WASHINGTON – The U.S. Senate Friday passed the National Defense Authorization Act, which includes the Reliable Emergency Alert Distribution Improvement Act.
The bipartisan legislation, authored by U.S. Sen. Brian Schatz (D-Hawai‘i), will ensure more people receive relevant emergency alerts on their mobile phones, televisions and radios. It authorizes the exploration of new ways of alerting the public through online video and audio-streaming services, tracks and studies false alerts when they occur, and improves the way states plan for emergency alerts.
“When a missile alert went out across Hawai‘i in 2018, some people never got the message on their phones, while others missed it on their TVs and radios,” said Schatz.
”Even though it was a false alarm, the missile alert highlighted real ways we can improve the way people get emergency alerts,” said Schatz, lead Democrat on the Senate Communications, Technology, Innovation, and the Internet Subcommittee.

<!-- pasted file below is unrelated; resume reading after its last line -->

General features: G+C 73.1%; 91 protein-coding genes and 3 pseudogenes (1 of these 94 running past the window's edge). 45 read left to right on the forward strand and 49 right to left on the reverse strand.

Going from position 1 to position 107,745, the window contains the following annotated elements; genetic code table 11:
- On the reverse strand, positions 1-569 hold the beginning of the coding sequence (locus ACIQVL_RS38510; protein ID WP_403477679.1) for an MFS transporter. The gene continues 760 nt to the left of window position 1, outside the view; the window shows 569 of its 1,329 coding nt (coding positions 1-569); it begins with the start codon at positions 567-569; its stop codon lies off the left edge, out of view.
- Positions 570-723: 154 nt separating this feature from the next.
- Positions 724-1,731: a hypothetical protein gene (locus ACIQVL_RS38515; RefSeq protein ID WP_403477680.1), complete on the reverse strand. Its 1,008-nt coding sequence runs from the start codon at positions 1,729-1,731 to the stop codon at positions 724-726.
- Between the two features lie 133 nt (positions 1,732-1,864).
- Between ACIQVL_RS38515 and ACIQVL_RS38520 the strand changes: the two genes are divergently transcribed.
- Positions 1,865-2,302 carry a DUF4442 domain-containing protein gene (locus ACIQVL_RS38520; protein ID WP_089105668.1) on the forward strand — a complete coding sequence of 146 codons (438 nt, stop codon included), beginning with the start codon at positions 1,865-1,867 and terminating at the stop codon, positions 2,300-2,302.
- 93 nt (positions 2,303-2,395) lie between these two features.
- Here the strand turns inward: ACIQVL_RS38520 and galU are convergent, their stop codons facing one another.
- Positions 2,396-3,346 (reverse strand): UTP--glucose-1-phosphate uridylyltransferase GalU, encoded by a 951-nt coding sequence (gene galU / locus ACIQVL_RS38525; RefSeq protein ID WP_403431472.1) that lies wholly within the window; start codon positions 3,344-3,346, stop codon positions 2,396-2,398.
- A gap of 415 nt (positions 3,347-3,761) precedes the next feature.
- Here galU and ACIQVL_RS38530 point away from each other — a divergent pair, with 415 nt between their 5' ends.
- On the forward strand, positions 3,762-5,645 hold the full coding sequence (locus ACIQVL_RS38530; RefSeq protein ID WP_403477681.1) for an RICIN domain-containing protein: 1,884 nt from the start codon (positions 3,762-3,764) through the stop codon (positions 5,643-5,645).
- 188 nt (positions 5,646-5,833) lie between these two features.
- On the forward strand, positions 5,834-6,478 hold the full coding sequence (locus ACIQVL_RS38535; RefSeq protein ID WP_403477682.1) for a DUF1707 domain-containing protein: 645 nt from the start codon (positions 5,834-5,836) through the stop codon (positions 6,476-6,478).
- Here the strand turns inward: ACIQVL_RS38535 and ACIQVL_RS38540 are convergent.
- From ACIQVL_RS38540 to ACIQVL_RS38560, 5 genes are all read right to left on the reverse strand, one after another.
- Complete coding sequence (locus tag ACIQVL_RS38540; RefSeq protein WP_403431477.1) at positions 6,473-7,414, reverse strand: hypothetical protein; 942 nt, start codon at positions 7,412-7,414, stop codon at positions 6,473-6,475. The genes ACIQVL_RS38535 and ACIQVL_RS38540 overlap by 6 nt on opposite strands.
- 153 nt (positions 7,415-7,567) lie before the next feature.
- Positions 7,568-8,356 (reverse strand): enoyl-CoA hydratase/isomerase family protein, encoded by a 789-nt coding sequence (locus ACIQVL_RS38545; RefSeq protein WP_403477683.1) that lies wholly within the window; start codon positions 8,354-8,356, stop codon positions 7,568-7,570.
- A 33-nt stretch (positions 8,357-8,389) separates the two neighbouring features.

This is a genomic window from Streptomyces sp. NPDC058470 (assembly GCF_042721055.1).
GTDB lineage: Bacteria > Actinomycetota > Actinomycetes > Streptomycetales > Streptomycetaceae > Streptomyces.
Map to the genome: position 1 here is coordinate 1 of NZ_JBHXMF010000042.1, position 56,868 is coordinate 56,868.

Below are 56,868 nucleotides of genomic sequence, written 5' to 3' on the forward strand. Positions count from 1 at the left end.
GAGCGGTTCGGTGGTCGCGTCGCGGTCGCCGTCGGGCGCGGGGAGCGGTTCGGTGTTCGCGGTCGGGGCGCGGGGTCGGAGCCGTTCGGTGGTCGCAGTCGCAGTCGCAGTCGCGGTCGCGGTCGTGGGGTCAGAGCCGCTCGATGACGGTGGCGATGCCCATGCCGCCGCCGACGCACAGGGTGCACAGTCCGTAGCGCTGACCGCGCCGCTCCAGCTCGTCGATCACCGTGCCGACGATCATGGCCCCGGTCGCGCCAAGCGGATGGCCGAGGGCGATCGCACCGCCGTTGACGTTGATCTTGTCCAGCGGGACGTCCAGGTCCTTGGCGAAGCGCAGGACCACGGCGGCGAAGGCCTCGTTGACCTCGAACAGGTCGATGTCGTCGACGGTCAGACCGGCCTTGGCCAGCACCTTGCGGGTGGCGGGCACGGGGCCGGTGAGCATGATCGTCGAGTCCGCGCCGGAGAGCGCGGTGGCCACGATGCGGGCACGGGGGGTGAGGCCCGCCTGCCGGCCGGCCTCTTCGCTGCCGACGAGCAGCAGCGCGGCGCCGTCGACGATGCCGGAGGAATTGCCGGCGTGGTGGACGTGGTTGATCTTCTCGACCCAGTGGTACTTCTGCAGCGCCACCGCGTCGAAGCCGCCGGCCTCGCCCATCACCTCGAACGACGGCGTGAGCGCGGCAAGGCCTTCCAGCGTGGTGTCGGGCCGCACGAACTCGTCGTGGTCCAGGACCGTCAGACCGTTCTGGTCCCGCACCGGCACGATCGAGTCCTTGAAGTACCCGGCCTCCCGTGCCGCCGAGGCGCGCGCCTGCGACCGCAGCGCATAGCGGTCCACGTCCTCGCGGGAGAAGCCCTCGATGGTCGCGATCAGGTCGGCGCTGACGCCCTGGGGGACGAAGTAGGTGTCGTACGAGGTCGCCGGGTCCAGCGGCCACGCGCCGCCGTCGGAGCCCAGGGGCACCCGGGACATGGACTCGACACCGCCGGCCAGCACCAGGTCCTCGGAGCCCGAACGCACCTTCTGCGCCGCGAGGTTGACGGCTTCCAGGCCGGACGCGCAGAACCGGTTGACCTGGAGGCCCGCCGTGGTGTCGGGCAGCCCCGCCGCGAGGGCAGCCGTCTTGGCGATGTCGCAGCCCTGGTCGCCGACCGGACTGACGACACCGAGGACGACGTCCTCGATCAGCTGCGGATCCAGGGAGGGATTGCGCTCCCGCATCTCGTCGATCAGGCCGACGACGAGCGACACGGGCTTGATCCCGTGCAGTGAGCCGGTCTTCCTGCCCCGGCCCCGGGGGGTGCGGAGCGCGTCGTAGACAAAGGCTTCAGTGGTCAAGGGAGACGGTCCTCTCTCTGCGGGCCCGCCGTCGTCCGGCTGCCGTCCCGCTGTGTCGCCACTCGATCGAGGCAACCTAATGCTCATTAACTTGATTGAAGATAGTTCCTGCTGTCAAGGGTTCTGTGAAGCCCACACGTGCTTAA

“Our bill, which will soon become law, fixes some of these issues, and will help make sure that, in an emergency, the public gets the right information — on their phones, TVs, radios and computers — as quickly as possible.”
The Emergency Alert System and Wireless Emergency Alerts System ensure that the public is quickly informed about emergency alerts issued by federal, state, tribal and local governments and delivered over the radio, television and mobile wireless devices.
These announcements keep the public safe and informed and have ever-increasing importance in the wake of the emergencies and disasters Americans faced throughout 2020.
The Federal Emergency Management Agency administers the platform government agencies use to originate alerts, while the Federal Communications Commission oversees the systems used to distribute the alerts over broadcast and mobile wireless networks.